How to Make Tempeh Without Starter (A Complete Guide)

Like many fermented foods, tempeh is made with a starter, which is an inoculation of the beneficial organisms you want to cultivate during fermentation.

But for someone who wants to make tempeh at home, can it be made without a starter? Do you have to buy a tempeh starter, or can you make the starter yourself at home?

Let’s look at how to make tempeh without starter.

how to make tempeh without starter

Can You Make Tempeh Without Starter?

No, you cannot make tempeh without starter.

Tempeh is made from the action of a very specific fungus, either Rhizopus oligosporus or Rhizopus oryzae, native to Indonesia.

Without spores of this fungus, you may be able to ferment soybeans, but you won’t be able to create tempeh.

However, that doesn’t mean you need to purchase tempeh starter culture. You may make a new batch of tempeh from any tempeh you have.

Can You Make Tempeh Starter from Store Bought Tempeh?

Yes, you can make your own tempeh starter from store bought tempeh.

While most manufacturers pasteurize tempeh to kill bacteria and promote food safety, pasteurization slows the fermentation of tempeh.

It does not kill the necessary spores to make your own tempeh starter and make your own tempeh at home.

Making Tempeh Without a Starter

Finished tempeh has living Rhizopus spores on it, so you can harvest these spores to make tempeh starter yourself.  To make your own tempeh starter, you will need:

A Piece of Tempeh

A piece about 1 x 2 inches will make enough starter for several batches of tempeh. You can use homemade or store-bought tempeh. 

A Wrapper or Container

Tempeh starter needs access to air in order to grow, but also needs to be kept moist to prevent it from drying out.

In Indonesia, tempeh is wrapped in hibiscus leaves and many people wrap it in banana leaves.

You may also use a plastic wrap and poke holes in it to allow air circulation.

An Incubator or Food Dehydrator

The tempeh needs to remain at a constant temperature throughout the growth process.

You need to be able to create moderate warmth and constantly monitor the temperature, while allowing air circulation.

If you don’t have an incubator, some people use a very low oven with the door open and a visible thermometer.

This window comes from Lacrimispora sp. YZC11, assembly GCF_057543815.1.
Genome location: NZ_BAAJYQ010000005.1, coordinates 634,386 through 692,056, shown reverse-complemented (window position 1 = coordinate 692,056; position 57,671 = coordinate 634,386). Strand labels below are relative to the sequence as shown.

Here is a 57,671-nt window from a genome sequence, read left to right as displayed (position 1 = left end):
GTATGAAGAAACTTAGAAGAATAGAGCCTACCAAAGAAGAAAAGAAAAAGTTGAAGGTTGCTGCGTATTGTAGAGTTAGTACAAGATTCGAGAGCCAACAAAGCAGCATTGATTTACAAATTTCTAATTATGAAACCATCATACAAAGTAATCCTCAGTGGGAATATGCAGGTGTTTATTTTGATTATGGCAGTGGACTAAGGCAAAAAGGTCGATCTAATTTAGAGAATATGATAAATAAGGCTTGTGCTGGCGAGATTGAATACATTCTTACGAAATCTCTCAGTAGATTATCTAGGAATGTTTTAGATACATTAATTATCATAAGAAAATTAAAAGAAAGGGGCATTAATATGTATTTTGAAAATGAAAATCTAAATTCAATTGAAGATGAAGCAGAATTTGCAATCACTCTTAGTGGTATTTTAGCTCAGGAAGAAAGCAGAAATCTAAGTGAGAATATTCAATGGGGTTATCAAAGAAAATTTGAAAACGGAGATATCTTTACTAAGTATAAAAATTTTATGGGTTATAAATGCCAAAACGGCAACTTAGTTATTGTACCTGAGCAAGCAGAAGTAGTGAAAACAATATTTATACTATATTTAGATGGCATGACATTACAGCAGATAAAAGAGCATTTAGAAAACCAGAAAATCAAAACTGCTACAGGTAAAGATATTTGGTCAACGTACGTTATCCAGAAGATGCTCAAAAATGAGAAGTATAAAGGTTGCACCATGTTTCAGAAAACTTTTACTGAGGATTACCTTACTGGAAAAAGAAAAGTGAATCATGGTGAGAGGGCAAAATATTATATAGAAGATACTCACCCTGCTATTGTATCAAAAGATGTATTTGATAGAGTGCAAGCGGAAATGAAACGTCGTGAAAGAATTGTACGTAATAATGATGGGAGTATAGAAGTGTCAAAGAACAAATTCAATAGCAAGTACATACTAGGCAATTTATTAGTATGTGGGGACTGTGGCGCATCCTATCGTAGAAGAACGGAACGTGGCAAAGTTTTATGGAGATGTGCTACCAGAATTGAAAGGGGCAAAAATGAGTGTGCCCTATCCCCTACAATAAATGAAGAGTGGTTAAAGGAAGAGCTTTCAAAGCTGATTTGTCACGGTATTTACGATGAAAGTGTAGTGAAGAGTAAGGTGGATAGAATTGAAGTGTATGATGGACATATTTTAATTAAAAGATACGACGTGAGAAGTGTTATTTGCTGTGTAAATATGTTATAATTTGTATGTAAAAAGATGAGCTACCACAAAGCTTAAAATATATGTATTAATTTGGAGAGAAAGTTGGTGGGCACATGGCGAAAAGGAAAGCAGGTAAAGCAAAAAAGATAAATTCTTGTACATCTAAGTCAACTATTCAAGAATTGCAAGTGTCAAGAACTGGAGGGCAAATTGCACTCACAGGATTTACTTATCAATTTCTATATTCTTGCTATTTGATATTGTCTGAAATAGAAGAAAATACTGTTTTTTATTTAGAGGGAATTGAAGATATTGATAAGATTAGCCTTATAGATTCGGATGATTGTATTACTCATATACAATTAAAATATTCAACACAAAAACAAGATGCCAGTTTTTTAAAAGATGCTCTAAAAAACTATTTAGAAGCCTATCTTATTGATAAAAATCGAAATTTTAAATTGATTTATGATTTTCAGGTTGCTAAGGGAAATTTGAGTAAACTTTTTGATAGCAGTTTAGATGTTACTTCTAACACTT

You may also be able to improvise an incubator with an electric warming pad and a thermometer inside a cupboard.

Rice Flour

Rice flour protects and preserves your tempeh starter.

You will also need other ordinary kitchen equipment, like a food processor or blender, a kitchen scale, etc.

Read on to the next section to learn how to make tempeh without a starter.

Steps for Making Tempeh Without Starter

Step 1.

Place a piece of tempeh inside a container that keeps it moist but allows air circulation.

You might wrap it in leaves or parchment, or place it in a bowl, cover the bowl with cling film, and poke holes in the cling film.

You might also place it in a plastic bag and poke holes in the bag.

Step 2.

Put the tempeh in an incubator. The tempeh needs to remain at a constant 85-90°F in order for the spores to grow.

It will get warmer over time, as it ferments, so start it at the lower end of the temperature range.

Step 3.

Check the temperature every 4-6 hours and monitor the development of your tempeh.

You should see the tempeh become fuzzy within 12-24 hours. If the spores don’t grow within the first 24 hours, discard the tempeh, and start over.

Step 4.

Monitor the progression of your tempeh. Over the course of 24-48 hours, you should see:

  • The tempeh starts to look fuzzy
  • The tempeh develops white fluff
  • The tempeh develops grey fluff
  • The grey fluff develop black spots or patches

The black spots mean that the fungus has started to reproduce, and is ready to be used as a starter.

If your tempeh instead starts to look wet or gelatinous, or smell bad, discard the piece of tempeh, and start over.

Step 5.

When your tempeh has black spots, remove it from the incubator.

Step 6.

Cut the tempeh into small slices or pieces, and put them in a cool, dry place.

Allow the tempeh to dry for 48 hours.

Step 7.

Weigh your tempeh pieces, then weigh out twice as much rice flour as you have tempeh.

Step 8.

Use a food processor or blender to combine your tempeh with the rice flour to create your tempeh starter.

Step 9.

Place the tempeh starter in the refrigerator for up to one week, or freeze it for up to 10 months.

Put a date on the container so you know how fresh it is.

In Summary

Using this method, you can make tempeh starter from any kind of tempeh, and have as much tempeh starter as you need without ever having to buy it at the store.

You can use this starter with any of your favorite tempeh recipes and make a new batch of starter whenever you need to.

It’s an easy and economical way to make as much tempeh as you like, whenever you like, without having to buy starter.

So yes, you do need a starter to make tempeh. But just because you need starter doesn’t mean you have to buy starter.

You can make tempeh without starter, by using the tempeh you have to make a new batch. Once you have done it a few times, it’s incredibly healthy, simple, and affordable.